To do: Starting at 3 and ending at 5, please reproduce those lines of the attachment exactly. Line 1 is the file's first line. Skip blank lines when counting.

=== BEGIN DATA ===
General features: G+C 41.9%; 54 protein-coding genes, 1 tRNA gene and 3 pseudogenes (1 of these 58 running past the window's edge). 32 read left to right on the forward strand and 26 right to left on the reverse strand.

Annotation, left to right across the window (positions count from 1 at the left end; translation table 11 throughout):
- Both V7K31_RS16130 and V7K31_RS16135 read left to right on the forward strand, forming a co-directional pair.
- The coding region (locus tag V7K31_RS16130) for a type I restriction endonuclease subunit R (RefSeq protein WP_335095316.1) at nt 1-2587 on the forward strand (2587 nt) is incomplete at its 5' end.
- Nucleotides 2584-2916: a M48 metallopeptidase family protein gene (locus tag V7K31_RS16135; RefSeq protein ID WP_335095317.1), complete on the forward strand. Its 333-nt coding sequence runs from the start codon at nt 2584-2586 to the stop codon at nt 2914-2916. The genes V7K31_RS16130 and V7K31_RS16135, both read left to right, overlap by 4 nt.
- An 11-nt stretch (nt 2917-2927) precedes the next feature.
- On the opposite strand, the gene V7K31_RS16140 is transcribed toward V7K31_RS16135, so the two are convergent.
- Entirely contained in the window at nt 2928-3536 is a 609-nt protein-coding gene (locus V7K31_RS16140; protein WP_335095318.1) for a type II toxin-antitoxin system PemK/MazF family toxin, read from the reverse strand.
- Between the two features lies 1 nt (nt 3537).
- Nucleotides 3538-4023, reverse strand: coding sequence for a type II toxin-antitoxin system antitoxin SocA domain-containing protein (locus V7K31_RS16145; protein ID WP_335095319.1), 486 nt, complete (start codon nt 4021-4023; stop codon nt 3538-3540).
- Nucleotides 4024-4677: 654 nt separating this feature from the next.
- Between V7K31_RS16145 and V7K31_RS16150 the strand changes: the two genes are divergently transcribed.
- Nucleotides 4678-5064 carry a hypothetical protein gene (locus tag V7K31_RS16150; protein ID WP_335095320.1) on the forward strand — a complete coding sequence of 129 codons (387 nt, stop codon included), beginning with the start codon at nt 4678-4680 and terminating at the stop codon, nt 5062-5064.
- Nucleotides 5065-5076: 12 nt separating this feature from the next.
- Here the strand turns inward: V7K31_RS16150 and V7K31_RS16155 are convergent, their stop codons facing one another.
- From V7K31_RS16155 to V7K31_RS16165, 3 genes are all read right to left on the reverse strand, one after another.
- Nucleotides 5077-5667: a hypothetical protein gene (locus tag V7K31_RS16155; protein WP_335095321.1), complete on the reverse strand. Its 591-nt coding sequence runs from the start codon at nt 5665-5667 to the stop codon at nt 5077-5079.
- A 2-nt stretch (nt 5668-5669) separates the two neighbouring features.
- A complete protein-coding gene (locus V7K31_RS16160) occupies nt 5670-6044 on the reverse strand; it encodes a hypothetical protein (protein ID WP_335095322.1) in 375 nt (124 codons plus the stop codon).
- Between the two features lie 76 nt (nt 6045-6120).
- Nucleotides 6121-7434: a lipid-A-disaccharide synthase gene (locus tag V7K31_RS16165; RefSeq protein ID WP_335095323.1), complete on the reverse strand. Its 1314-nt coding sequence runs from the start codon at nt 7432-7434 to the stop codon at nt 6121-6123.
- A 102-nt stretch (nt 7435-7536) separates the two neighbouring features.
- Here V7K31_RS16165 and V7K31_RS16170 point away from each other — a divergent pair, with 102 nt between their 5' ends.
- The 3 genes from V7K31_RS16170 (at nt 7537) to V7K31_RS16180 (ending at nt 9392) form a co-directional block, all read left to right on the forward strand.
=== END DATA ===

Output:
- Both V7K31_RS16130 and V7K31_RS16135 read left to right on the forward strand, forming a co-directional pair.
- The coding region (locus tag V7K31_RS16130) for a type I restriction endonuclease subunit R (RefSeq protein WP_335095316.1) at nt 1-2587 on the forward strand (2587 nt) is incomplete at its 5' end.
- Nucleotides 2584-2916: a M48 metallopeptidase family protein gene (locus tag V7K31_RS16135; RefSeq protein ID WP_335095317.1), complete on the forward strand. Its 333-nt coding sequence runs from the start codon at nt 2584-2586 to the stop codon at nt 2914-2916. The genes V7K31_RS16130 and V7K31_RS16135, both read left to right, overlap by 4 nt.